Starts out with a tribe of African cannibals imitating Native Americans. After this, they do the new Warner Bros. Looney Tunes theme "The Merry-Go-Round Broke Down." Then a sloppy ... See full summary »


(as I. Freleng)


(story) (as Geo. Manuell)




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Uncredited cast:
Natives / Guard / Preacher (voice) (uncredited)


Starts out with a tribe of African cannibals imitating Native Americans. After this, they do the new Warner Bros. Looney Tunes theme "The Merry-Go-Round Broke Down." Then a sloppy stuttering salesman knocks on their doors, and they bring him in and put him in a pot of boiling water. The queen of the tribe wants to see the man. She falls in love with him. They get married, but when the salesman sees he has to kiss the bride, he decides he'd be better off being dinner for a tribe of hungry cannibals. Written by Steve Siegert <>

Plot Summary | Add Synopsis


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Parents Guide:





Release Date:

19 February 1938 (USA)  »

Company Credits

Production Co:

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Technical Specs

Sound Mix:



Aspect Ratio:

1.37 : 1
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Did You Know?


The traveling salesman character is modeled after radio's "Elmer Blurt," played by comedian Al Pearce. His weekly catch phrase was, "Nobody home, I hope - I hope - I hope!" The cannibal queen is based on the character Tizzie Lish, played by Bill Comstock, from the same program. Her regular greeting was, "Hello, folksies!" See more »


Preacher: I now sentence you t' be man and wife, kiss the bride, that'll be two dollahs, please.
See more »


Featured in Ethnic Notions (1986) See more »


The Merry-Go-Round Broke Down
Written by Cliff Friend and Dave Franklin
Played during the merry-go-round bit
See more »

Frequently Asked Questions

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User Reviews

Dorgan's Syndrome meets Elmer Blurt
25 June 2007 | by (Minffordd, North Wales) – See all my reviews

I'd heard no end of horror stories about how 'Jungle Jitters' is allegedly so mind-bogglingly racist that it has been banned from polite society for all eternity. It turns out that this cartoon's major crime is that it isn't very funny. The single most racist gag involves a black man who looks like Stepin Fetchit but with enormous lips. He eats a persimmon, and his lips pucker until they're normal size. Elsewhere there are moronic gags involving African natives (all male) with nose rings and metal bands elongating their necks. (Apparently the gang at Termite Terrace have got African men confused with Burmese women.) I was surprised that there weren't any plate-lip gags ... but, really, most of this toon is just so stupid and unfunny that it's not worth the credibility of being called racist. Some other Hollywood toons from this same period are far more racist, maliciously so. Step forward, Chuck Jones's Inki.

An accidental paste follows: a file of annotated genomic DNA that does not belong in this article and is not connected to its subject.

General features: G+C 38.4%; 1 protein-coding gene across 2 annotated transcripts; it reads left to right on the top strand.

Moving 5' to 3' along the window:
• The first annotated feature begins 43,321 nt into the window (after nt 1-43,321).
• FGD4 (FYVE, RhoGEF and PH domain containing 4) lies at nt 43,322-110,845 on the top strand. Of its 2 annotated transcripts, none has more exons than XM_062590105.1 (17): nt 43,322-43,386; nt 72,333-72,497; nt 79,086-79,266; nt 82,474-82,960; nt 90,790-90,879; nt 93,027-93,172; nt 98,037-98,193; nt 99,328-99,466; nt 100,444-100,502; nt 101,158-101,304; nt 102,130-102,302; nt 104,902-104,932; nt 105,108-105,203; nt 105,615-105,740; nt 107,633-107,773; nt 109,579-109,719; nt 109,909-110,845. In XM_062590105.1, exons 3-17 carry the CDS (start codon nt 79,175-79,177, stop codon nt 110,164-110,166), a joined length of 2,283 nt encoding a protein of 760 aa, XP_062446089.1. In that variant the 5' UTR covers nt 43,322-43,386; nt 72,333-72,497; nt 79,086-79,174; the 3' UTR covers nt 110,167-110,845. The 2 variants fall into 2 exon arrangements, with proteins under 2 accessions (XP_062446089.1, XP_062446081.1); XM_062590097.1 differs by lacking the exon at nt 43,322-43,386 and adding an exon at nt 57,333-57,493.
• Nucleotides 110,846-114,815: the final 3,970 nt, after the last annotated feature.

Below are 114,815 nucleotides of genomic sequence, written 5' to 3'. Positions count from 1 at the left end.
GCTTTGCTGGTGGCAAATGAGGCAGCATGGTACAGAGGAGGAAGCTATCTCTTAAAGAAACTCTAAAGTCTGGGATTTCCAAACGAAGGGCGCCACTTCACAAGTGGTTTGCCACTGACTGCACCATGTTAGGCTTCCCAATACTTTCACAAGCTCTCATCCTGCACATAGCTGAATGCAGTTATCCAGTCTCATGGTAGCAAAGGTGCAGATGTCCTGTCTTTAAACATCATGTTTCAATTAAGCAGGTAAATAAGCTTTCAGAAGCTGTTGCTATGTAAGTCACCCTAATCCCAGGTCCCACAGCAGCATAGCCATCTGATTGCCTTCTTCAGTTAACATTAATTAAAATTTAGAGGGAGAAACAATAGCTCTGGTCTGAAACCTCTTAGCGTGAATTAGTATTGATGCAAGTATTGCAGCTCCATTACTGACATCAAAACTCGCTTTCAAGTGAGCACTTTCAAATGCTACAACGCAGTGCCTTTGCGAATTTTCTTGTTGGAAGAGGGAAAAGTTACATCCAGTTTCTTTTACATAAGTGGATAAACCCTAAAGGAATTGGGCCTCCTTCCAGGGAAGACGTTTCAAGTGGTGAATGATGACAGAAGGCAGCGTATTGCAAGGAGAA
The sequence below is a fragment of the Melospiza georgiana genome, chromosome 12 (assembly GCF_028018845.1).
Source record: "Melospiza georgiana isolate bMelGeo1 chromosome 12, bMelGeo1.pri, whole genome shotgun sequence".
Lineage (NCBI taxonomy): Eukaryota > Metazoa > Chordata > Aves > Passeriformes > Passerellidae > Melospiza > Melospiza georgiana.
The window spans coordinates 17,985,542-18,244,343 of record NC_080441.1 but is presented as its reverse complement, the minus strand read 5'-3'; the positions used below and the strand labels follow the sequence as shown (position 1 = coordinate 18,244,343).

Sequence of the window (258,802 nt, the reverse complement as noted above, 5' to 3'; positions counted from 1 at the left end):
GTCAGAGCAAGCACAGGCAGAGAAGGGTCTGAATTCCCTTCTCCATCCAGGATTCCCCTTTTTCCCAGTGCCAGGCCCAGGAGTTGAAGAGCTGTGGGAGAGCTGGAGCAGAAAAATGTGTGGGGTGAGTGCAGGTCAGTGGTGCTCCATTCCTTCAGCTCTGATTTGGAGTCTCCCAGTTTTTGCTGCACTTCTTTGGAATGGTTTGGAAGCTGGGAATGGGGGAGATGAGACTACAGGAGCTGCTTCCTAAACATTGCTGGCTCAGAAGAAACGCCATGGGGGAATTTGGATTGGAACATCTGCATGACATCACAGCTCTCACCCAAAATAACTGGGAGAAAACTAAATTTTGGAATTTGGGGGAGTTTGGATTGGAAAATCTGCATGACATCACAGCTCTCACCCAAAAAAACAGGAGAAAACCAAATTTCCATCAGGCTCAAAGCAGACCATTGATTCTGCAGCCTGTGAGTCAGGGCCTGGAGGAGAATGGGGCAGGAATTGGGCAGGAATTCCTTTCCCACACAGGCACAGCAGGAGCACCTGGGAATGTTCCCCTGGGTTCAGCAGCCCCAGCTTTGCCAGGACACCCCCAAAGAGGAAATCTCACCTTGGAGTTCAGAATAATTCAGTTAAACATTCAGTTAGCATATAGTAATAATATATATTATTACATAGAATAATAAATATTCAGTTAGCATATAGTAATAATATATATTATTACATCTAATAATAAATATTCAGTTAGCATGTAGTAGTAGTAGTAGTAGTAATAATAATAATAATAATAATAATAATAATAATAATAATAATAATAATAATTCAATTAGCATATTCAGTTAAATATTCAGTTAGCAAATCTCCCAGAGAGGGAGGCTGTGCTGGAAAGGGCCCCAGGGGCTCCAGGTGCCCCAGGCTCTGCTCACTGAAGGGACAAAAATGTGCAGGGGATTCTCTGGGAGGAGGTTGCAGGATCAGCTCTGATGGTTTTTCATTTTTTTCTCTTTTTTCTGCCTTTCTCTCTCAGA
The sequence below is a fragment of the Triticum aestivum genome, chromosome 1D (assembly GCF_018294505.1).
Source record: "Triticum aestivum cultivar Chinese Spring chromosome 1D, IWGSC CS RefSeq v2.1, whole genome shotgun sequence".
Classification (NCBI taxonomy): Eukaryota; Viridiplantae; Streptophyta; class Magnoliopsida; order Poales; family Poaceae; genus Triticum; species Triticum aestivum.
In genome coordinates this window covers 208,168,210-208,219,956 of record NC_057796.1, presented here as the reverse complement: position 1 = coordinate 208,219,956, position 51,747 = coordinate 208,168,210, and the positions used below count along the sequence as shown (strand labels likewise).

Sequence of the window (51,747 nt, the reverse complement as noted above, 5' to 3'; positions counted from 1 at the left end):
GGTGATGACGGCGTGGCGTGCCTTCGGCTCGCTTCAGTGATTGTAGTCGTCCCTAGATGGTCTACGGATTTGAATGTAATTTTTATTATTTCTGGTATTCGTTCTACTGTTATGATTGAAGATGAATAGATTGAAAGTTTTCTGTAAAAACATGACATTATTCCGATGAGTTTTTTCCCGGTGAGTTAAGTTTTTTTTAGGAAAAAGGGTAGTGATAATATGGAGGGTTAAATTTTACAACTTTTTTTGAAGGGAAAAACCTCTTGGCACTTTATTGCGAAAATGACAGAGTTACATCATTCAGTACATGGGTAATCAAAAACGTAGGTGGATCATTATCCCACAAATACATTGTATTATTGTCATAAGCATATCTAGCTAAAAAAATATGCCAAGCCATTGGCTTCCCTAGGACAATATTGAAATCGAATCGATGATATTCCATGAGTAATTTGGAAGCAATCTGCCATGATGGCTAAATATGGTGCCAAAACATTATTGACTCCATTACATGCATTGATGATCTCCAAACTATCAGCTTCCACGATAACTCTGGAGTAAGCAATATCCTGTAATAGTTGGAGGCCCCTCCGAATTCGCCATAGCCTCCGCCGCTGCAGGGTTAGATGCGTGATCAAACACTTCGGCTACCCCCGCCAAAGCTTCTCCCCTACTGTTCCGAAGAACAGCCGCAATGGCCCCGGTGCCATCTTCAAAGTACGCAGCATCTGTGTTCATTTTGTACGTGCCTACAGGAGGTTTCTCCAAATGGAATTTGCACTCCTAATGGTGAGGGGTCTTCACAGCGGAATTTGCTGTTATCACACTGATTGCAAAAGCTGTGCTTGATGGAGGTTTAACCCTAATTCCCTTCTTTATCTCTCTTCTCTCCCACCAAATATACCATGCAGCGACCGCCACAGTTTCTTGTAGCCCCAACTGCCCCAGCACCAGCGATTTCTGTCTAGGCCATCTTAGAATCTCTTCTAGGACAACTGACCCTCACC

After the initial gags, we get two interesting examples of Dorgan's Syndrome, a term I invented. Dorgan's Syndrome (named for comic-strip artist Tad Dorgan) is when a comic-strip character or cartoon character (almost invariably male) is drawn to look like an exaggerated human (fully clothed), but very minor details -- such as floppy spaniel ears or a black button nose -- indicate that he's actually a humanised animal, nearly always a dog. (Tad Dorgan drew comic-strip dogs who were so completely anthropomorphised, you have to look carefully to see they aren't comic-strip humans.) Into this cartoon jungle comes a commercial traveller who appears to be a white man, except that he has a dog's nose. The African natives (who are clearly human beings, at least by cartoon standards) want to put him in a big cauldron and eat him. Before anybody cries 'cannibalism', how can they be cannibals if they're humans eating a dog? The talking dog's flesh tones resemble a caucasian human's, so I guess he's 'white'.

Now we veer into H. Rider Haggard territory, as it turns out that all these black men are ruled by a white queen ... a very old queen, in fact, wearing Mammy Yokum high-button shoes. She too appears to suffer from Dorgan's Syndrome, as she looks nominally human but her mouth and nose are drawn to resemble a chicken's beak. (An old biddy?) She takes one look at the dog and starts screeching 'A man!'. She's surrounded by black men, but apparently she's been waiting for a talking dog with caucasian flesh tones. While the dog is talking, the hen imagines him morphing into Clark Gable (very unpleasantly drawn) and Robert Taylor. It shows how defeatist the makers of this Warner Brothers cartoon were, that they had to invoke two MGM contract actors as examples of male sex appeal. Couldn't they have used Warners actors Cagney, Raft ... even Dick Powell?

This whole toon is too dumb to bear much scrutiny. When the African men look at the dog, he morphs into a fried chicken. But their queen IS a chicken, so why don't they eat HER?

A previous IMDb reviewer, Randy H Farb, observes that the travelling salesman in this cartoon is a parody of a radio character named Elmer Blurt. He's correct, but Mr Farb has misspelt the name of the radio actor who invented the character: that would be Al Pearce, not Pierce. Al Pearce's radio character Elmer Blurt was nicknamed 'the Low Pressure Salesman'. As Farb notes, quite a few Warners toons featured parodies of radio or movie actors. Which brings me to the one good thing about this cartoon: the dog character (an imitation of Blurt) is actually fairly interesting in his own right, and could have been quite effective in a funnier cartoon. It's a shame that Warners never used him again. Maybe he'll show up in a Tiny Toon. I'll rate 'Jungle Jitters' just 2 out of 10. That's all, folks.

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